is it still considered as discrete?
It is discrete because a bounce is considered from the time the ball leaves the ground until the time it touches the ground again. The table provides the maximum height reached between these two time events.
You know that something is discrete since you can easily count the number of times the ball hits the ground.
It is discrete because, correct, you can't have half a bounce. It doesn't make a difference if the "y" is considered "continuous". It's the x. "x" here, I assume, is the number of the bounce. Since you can't have half bounces, then it would be discrete.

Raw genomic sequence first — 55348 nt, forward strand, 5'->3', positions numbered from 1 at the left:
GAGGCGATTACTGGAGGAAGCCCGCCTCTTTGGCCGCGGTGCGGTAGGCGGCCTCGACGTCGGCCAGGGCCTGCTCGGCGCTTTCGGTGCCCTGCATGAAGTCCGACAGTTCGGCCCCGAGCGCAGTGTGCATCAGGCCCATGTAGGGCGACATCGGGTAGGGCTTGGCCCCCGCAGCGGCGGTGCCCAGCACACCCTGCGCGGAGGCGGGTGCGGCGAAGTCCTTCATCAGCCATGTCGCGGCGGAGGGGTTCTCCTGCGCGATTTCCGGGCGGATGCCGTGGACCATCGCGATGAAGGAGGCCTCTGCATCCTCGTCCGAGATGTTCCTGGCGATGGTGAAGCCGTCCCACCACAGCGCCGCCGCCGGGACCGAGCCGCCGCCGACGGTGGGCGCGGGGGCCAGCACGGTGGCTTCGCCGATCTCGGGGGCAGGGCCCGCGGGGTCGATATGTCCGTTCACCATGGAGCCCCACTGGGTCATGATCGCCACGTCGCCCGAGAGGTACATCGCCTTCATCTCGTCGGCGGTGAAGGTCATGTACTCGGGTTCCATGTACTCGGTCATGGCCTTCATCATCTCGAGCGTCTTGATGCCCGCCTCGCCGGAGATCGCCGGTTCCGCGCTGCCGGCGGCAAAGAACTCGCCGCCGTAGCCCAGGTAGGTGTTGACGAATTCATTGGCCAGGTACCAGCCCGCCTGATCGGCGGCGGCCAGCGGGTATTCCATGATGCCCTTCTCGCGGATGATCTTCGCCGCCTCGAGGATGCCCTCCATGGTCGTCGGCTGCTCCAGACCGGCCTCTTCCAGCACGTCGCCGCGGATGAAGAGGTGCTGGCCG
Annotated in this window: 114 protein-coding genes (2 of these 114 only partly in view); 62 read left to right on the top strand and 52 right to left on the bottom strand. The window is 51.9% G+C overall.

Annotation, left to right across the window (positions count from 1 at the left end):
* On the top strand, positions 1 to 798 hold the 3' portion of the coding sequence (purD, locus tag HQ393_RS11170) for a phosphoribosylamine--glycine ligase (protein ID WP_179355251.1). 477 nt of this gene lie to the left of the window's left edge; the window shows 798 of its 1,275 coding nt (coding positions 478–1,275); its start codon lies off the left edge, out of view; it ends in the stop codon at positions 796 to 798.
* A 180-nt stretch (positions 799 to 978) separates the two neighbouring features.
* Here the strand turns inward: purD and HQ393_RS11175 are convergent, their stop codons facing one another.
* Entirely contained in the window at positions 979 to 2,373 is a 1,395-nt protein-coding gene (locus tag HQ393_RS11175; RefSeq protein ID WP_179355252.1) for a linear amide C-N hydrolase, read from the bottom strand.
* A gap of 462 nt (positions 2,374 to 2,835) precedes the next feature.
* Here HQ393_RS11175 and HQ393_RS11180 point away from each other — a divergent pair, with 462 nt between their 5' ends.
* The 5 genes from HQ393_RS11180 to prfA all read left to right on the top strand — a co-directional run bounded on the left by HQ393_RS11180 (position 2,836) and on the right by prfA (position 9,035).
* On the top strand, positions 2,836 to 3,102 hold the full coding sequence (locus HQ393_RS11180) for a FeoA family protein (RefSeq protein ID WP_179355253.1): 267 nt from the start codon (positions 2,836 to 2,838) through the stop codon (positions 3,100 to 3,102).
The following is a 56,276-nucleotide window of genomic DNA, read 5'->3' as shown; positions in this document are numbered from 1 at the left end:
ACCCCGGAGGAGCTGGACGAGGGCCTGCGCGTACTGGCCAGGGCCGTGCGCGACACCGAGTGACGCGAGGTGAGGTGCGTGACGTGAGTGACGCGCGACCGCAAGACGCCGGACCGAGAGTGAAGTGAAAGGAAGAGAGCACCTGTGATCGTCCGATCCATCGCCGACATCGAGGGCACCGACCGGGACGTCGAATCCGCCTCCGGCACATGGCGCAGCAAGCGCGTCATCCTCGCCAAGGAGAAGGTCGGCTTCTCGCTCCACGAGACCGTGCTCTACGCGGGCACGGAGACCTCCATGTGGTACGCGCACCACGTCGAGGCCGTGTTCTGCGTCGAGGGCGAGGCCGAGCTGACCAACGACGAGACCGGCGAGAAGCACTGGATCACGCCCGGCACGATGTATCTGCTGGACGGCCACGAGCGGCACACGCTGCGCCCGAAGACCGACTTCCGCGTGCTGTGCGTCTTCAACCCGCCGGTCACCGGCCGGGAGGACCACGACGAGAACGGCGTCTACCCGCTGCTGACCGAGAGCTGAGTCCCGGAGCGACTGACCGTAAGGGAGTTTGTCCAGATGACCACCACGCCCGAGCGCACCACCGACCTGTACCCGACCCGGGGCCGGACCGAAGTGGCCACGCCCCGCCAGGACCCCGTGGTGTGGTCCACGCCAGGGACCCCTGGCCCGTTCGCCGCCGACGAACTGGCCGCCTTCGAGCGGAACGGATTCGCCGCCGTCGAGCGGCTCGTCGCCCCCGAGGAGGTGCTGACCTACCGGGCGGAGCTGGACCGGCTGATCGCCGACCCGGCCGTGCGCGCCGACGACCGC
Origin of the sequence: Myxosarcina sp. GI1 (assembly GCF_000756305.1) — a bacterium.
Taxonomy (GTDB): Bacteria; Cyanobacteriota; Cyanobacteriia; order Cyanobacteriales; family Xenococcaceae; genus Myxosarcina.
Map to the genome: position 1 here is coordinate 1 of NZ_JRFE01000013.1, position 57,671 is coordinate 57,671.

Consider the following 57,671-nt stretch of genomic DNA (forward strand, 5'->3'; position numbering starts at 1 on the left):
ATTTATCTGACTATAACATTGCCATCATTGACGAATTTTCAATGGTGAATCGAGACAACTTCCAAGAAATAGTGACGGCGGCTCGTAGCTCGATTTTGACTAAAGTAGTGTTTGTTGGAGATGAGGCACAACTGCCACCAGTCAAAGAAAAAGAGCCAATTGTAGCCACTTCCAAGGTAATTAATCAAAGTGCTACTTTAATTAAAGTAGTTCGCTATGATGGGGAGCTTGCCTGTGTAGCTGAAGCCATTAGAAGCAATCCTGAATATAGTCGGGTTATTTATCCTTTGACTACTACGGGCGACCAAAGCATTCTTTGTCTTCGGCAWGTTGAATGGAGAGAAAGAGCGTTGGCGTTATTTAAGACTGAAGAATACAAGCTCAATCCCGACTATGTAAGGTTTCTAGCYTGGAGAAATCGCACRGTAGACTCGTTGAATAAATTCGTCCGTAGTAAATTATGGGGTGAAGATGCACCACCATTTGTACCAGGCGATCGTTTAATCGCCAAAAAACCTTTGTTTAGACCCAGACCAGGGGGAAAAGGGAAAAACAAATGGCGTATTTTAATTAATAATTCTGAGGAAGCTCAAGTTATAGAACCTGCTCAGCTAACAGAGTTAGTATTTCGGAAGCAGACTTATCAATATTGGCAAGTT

When it comes to these tables and discrete or discontinuous, don't even bother considering the "y". Consider the "x". Can you take half of that? Here, no.
Can you specify "these kinds of problems"
This could be up to an individual's technical definition of discrete. Something like, "Is a square a rectangle?"
I consider discrete as in, for x and y, you "can" take find data points between what data points you have. For instance, if "x" were the months of the year, you can't find the month "March and a half" or "May and a half".
But, for something like bouncing balls, like in your example, you could find data points between 140 cm and 150 cm, for example, continuously forever. So, I would consider this continuous.
Some do consider, though, even though you "can" find data points between your data points, since you didn't find any of those points, the data would still be considered it discrete.
Can you specify "these kind of tables"